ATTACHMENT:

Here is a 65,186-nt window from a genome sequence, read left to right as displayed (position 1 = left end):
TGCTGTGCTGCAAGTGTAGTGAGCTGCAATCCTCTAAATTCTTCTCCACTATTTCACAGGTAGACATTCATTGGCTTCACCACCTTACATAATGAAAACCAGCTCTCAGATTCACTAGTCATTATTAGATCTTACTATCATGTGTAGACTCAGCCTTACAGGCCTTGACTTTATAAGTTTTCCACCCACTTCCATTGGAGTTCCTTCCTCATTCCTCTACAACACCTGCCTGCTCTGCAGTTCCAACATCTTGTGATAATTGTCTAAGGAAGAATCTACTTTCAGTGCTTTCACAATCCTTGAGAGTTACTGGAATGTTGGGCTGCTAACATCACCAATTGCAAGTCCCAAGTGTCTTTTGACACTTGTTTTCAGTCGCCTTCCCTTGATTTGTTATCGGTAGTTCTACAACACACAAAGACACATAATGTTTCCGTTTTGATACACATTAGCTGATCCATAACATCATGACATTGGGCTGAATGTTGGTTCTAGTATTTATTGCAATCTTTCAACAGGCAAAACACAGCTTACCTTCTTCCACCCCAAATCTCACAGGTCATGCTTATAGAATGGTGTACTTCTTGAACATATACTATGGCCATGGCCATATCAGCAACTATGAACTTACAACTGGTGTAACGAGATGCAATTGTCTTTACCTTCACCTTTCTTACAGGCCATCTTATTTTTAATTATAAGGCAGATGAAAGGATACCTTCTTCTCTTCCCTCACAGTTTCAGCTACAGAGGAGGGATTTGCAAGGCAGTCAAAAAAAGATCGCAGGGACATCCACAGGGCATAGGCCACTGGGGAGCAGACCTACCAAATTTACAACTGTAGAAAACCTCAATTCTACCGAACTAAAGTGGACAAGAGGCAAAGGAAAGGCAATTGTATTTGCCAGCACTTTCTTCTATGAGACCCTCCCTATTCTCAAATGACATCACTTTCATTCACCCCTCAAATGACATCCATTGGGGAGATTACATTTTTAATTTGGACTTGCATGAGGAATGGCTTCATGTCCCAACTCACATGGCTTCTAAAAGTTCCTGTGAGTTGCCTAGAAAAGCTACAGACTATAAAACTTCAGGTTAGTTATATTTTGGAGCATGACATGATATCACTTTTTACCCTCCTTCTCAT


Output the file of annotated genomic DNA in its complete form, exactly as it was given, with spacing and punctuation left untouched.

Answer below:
Here is a 65,186-nt window from a genome sequence, read left to right as displayed (position 1 = left end):
TGCTGTGCTGCAAGTGTAGTGAGCTGCAATCCTCTAAATTCTTCTCCACTATTTCACAGGTAGACATTCATTGGCTTCACCACCTTACATAATGAAAACCAGCTCTCAGATTCACTAGTCATTATTAGATCTTACTATCATGTGTAGACTCAGCCTTACAGGCCTTGACTTTATAAGTTTTCCACCCACTTCCATTGGAGTTCCTTCCTCATTCCTCTACAACACCTGCCTGCTCTGCAGTTCCAACATCTTGTGATAATTGTCTAAGGAAGAATCTACTTTCAGTGCTTTCACAATCCTTGAGAGTTACTGGAATGTTGGGCTGCTAACATCACCAATTGCAAGTCCCAAGTGTCTTTTGACACTTGTTTTCAGTCGCCTTCCCTTGATTTGTTATCGGTAGTTCTACAACACACAAAGACACATAATGTTTCCGTTTTGATACACATTAGCTGATCCATAACATCATGACATTGGGCTGAATGTTGGTTCTAGTATTTATTGCAATCTTTCAACAGGCAAAACACAGCTTACCTTCTTCCACCCCAAATCTCACAGGTCATGCTTATAGAATGGTGTACTTCTTGAACATATACTATGGCCATGGCCATATCAGCAACTATGAACTTACAACTGGTGTAACGAGATGCAATTGTCTTTACCTTCACCTTTCTTACAGGCCATCTTATTTTTAATTATAAGGCAGATGAAAGGATACCTTCTTCTCTTCCCTCACAGTTTCAGCTACAGAGGAGGGATTTGCAAGGCAGTCAAAAAAAGATCGCAGGGACATCCACAGGGCATAGGCCACTGGGGAGCAGACCTACCAAATTTACAACTGTAGAAAACCTCAATTCTACCGAACTAAAGTGGACAAGAGGCAAAGGAAAGGCAATTGTATTTGCCAGCACTTTCTTCTATGAGACCCTCCCTATTCTCAAATGACATCACTTTCATTCACCCCTCAAATGACATCCATTGGGGAGATTACATTTTTAATTTGGACTTGCATGAGGAATGGCTTCATGTCCCAACTCACATGGCTTCTAAAAGTTCCTGTGAGTTGCCTAGAAAAGCTACAGACTATAAAACTTCAGGTTAGTTATATTTTGGAGCATGACATGATATCACTTTTTACCCTCCTTCTCAT